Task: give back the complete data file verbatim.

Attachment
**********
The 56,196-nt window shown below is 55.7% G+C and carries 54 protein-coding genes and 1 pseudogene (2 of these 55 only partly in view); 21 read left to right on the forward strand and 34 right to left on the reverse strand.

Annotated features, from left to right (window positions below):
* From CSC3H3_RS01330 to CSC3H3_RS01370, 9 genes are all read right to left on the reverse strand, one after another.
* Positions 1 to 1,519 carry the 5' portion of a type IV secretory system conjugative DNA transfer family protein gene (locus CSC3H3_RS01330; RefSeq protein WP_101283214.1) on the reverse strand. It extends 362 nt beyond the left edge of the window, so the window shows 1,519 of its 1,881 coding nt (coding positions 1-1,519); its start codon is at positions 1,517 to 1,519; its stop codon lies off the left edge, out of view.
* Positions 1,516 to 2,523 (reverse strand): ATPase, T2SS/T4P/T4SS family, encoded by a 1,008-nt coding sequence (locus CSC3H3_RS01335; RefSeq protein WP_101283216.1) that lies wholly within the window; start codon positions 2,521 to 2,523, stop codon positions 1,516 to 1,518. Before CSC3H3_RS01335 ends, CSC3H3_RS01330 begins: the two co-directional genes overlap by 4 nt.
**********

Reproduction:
The 56,196-nt window shown below is 55.7% G+C and carries 54 protein-coding genes and 1 pseudogene (2 of these 55 only partly in view); 21 read left to right on the forward strand and 34 right to left on the reverse strand.

Annotated features, from left to right (window positions below):
* From CSC3H3_RS01330 to CSC3H3_RS01370, 9 genes are all read right to left on the reverse strand, one after another.
* Positions 1 to 1,519 carry the 5' portion of a type IV secretory system conjugative DNA transfer family protein gene (locus CSC3H3_RS01330; RefSeq protein WP_101283214.1) on the reverse strand. It extends 362 nt beyond the left edge of the window, so the window shows 1,519 of its 1,881 coding nt (coding positions 1-1,519); its start codon is at positions 1,517 to 1,519; its stop codon lies off the left edge, out of view.
* Positions 1,516 to 2,523 (reverse strand): ATPase, T2SS/T4P/T4SS family, encoded by a 1,008-nt coding sequence (locus CSC3H3_RS01335; RefSeq protein WP_101283216.1) that lies wholly within the window; start codon positions 2,521 to 2,523, stop codon positions 1,516 to 1,518. Before CSC3H3_RS01335 ends, CSC3H3_RS01330 begins: the two co-directional genes overlap by 4 nt.